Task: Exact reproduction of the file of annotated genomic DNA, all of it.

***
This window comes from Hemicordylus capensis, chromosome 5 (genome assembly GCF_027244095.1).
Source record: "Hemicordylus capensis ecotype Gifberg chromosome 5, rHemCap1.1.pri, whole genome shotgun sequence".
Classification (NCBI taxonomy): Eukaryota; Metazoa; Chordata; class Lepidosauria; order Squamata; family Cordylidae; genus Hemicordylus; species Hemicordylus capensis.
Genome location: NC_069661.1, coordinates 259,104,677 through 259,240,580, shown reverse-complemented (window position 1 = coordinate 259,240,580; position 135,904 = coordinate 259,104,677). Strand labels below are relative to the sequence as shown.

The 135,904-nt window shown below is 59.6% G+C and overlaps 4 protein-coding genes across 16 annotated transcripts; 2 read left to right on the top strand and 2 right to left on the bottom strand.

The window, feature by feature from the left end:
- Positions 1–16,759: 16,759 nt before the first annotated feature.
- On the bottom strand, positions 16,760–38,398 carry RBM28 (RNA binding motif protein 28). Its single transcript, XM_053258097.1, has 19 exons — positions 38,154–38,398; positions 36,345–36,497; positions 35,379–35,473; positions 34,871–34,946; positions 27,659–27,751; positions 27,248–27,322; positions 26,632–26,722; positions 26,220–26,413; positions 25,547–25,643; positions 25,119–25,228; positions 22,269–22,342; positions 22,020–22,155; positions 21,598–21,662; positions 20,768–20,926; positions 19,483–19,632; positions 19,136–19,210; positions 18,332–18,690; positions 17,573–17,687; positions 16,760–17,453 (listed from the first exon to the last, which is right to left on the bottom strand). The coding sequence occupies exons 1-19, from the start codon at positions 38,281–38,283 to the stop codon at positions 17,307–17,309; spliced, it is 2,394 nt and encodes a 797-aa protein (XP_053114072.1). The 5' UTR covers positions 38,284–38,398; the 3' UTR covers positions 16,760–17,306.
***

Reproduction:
This window comes from Hemicordylus capensis, chromosome 5 (genome assembly GCF_027244095.1).
Source record: "Hemicordylus capensis ecotype Gifberg chromosome 5, rHemCap1.1.pri, whole genome shotgun sequence".
Classification (NCBI taxonomy): Eukaryota; Metazoa; Chordata; class Lepidosauria; order Squamata; family Cordylidae; genus Hemicordylus; species Hemicordylus capensis.
Genome location: NC_069661.1, coordinates 259,104,677 through 259,240,580, shown reverse-complemented (window position 1 = coordinate 259,240,580; position 135,904 = coordinate 259,104,677). Strand labels below are relative to the sequence as shown.

The 135,904-nt window shown below is 59.6% G+C and overlaps 4 protein-coding genes across 16 annotated transcripts; 2 read left to right on the top strand and 2 right to left on the bottom strand.

The window, feature by feature from the left end:
- Positions 1–16,759: 16,759 nt before the first annotated feature.
- On the bottom strand, positions 16,760–38,398 carry RBM28 (RNA binding motif protein 28). Its single transcript, XM_053258097.1, has 19 exons — positions 38,154–38,398; positions 36,345–36,497; positions 35,379–35,473; positions 34,871–34,946; positions 27,659–27,751; positions 27,248–27,322; positions 26,632–26,722; positions 26,220–26,413; positions 25,547–25,643; positions 25,119–25,228; positions 22,269–22,342; positions 22,020–22,155; positions 21,598–21,662; positions 20,768–20,926; positions 19,483–19,632; positions 19,136–19,210; positions 18,332–18,690; positions 17,573–17,687; positions 16,760–17,453 (listed from the first exon to the last, which is right to left on the bottom strand). The coding sequence occupies exons 1-19, from the start codon at positions 38,281–38,283 to the stop codon at positions 17,307–17,309; spliced, it is 2,394 nt and encodes a 797-aa protein (XP_053114072.1). The 5' UTR covers positions 38,284–38,398; the 3' UTR covers positions 16,760–17,306.